Water & Drought

Is Sacramento slacking when it comes to saving water?

Video: Water-saving tips for your bathroom

In the next installment of the Water-Wise Homeowner video series we meet with Todd Fulton of Syntrol Plumbing as he gives Oak Park homeowner Kendra Harris an indoor water audit. Video by Madeline Lear and Ed Fletcher/The Sacramento Bee.
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In the next installment of the Water-Wise Homeowner video series we meet with Todd Fulton of Syntrol Plumbing as he gives Oak Park homeowner Kendra Harris an indoor water audit. Video by Madeline Lear and Ed Fletcher/The Sacramento Bee.

Sacramentans are still saving water, but their conservation efforts have slipped compared with a year ago, suggesting that the relaxation of statewide drought mandates is prompting more consumption.

The Sacramento Regional Water Authority reported Wednesday that area residents reduced water consumption in September by 15 percent compared with the September 2013 baseline.

A year ago, when stiff conservation rules were in effect, the savings rate hit 27 percent.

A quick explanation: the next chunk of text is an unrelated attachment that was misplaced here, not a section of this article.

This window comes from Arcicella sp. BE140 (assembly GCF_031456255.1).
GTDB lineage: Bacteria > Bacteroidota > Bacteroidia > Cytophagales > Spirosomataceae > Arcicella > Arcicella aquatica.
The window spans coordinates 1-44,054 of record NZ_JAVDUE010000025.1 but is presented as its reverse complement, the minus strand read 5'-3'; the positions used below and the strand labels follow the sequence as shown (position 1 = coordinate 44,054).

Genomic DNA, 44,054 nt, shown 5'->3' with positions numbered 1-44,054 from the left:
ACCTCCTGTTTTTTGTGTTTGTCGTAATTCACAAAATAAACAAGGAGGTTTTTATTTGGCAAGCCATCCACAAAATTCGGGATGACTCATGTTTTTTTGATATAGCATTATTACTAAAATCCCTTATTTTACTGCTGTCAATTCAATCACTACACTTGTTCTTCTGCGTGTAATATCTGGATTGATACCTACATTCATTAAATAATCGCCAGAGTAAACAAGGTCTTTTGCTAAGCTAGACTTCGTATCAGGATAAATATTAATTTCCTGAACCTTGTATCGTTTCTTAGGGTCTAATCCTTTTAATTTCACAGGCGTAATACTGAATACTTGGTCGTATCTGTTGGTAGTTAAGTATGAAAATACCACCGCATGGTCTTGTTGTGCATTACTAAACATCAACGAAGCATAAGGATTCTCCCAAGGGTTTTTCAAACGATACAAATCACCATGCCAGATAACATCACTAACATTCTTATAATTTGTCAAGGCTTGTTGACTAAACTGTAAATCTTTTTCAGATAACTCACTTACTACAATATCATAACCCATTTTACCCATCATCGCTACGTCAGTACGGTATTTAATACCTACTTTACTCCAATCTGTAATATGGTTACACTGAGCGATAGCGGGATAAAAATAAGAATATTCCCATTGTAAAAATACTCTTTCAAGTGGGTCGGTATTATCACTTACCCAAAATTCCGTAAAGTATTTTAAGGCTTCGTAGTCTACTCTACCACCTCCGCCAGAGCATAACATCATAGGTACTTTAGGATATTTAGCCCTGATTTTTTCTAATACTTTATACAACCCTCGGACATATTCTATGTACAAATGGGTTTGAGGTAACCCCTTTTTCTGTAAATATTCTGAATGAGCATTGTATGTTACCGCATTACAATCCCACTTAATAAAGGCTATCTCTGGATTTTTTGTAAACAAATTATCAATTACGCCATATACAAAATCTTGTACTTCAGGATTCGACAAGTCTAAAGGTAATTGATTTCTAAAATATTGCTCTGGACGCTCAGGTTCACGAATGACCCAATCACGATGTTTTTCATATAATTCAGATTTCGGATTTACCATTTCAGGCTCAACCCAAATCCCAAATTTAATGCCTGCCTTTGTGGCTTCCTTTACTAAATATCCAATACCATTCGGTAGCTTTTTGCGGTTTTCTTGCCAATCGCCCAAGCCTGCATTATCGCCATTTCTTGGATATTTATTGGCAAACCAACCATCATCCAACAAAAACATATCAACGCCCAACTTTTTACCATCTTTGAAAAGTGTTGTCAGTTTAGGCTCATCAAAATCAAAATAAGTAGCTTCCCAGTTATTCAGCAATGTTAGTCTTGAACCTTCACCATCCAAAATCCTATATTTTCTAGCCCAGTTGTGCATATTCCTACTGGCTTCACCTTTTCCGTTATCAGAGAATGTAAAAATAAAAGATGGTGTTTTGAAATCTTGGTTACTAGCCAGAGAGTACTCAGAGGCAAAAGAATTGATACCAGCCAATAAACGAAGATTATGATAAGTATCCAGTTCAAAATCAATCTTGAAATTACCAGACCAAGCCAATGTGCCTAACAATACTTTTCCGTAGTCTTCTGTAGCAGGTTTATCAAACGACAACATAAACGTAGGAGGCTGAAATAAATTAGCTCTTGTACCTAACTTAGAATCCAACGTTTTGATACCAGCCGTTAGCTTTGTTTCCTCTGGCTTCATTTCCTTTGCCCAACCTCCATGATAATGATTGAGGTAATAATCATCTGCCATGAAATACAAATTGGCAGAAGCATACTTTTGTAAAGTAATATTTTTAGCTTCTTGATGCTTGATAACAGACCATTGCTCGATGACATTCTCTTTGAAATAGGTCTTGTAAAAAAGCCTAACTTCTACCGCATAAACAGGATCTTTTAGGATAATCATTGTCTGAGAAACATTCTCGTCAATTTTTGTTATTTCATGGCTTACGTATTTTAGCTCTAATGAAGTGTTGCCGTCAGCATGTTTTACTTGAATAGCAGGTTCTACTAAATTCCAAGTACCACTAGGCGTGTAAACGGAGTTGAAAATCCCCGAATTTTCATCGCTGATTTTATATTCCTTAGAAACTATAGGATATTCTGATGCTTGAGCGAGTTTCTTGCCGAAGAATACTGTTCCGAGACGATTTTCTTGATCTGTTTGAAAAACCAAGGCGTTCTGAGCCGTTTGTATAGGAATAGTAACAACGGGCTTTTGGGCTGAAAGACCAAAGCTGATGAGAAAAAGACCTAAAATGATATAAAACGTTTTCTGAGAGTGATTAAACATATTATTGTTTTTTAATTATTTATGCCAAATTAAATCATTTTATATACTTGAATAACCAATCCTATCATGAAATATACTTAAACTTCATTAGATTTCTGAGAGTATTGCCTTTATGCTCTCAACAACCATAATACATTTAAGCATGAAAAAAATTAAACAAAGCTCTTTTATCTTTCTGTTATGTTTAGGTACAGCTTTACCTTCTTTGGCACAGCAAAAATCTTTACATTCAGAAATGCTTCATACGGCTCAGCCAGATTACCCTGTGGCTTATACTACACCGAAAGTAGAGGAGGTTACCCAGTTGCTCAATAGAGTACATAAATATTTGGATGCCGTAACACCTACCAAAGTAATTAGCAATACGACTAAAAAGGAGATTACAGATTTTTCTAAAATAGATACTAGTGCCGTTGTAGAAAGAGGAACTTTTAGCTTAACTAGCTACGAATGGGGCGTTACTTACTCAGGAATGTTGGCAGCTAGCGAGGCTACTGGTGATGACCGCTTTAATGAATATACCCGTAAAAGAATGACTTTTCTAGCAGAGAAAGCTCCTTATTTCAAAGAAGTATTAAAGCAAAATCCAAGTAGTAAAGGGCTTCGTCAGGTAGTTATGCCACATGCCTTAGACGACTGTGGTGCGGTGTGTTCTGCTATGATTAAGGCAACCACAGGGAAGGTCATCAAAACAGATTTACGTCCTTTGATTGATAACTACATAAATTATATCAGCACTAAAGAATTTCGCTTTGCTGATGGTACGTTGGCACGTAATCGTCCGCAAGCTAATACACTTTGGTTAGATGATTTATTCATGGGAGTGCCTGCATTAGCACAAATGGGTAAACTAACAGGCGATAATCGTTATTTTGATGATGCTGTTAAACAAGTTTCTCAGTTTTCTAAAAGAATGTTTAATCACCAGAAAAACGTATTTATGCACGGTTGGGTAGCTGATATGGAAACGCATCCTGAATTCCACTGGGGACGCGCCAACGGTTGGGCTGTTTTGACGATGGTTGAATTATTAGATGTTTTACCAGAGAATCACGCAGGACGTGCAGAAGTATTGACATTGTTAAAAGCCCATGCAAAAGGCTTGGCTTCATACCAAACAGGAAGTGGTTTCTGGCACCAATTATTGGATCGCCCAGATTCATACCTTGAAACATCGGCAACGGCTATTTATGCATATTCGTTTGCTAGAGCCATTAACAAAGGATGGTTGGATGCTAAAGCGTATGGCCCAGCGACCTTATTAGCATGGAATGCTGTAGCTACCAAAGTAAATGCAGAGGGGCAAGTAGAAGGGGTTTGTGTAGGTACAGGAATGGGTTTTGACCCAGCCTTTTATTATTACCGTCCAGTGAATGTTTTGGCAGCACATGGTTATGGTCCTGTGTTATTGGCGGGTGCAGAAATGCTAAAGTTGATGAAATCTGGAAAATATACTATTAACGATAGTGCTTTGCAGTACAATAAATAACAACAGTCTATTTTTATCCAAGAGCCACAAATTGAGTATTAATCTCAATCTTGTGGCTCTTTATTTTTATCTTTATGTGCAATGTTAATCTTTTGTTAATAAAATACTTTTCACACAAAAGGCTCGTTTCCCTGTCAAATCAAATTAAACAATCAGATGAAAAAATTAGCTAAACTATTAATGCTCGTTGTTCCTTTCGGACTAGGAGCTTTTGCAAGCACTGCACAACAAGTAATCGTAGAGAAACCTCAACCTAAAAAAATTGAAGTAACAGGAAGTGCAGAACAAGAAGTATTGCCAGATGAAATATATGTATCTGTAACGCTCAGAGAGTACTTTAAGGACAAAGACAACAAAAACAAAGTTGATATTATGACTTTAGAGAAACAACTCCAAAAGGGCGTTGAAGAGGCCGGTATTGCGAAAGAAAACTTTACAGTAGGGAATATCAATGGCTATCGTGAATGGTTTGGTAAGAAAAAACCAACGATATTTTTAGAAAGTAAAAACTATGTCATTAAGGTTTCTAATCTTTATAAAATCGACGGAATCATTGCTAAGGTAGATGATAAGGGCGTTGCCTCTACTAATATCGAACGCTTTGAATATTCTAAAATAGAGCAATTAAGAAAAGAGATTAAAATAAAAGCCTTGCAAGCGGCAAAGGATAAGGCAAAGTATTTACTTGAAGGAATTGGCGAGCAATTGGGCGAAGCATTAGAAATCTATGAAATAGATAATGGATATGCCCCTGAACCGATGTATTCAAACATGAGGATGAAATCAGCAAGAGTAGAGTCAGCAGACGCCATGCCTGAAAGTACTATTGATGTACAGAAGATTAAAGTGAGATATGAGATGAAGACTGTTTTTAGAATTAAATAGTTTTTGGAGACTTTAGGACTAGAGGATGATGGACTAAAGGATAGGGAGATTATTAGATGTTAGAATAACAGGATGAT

The results are in line with statewide figures, which show Californians have been using more water since the statewide mandates were lifted June 1. In announcing the statewide results for August, the State Water Resources Control Board said it’s concerned that some municipal agencies are “abandoning their focus on conservation.”

However, Sacramento officials say the September results show that area residents are still saving in spite of the relaxed rules. The regional authority said the latest figures compare favorably with September 2014’s results, when Sacramentans cut their water consumption by 16 percent.

Last year the state ordered urban water agencies to reduce consumption by an average of 25 percent, compared with 2013. After a fairly rainy winter in Northern California, the state responded to complaints from the agencies by adopting a “stress test” approach. Agencies don’t have to reduce consumption at all if they can demonstrate they have enough water to withstand three more years of drought.

Dale Kasler: 916-321-1066, @dakasler

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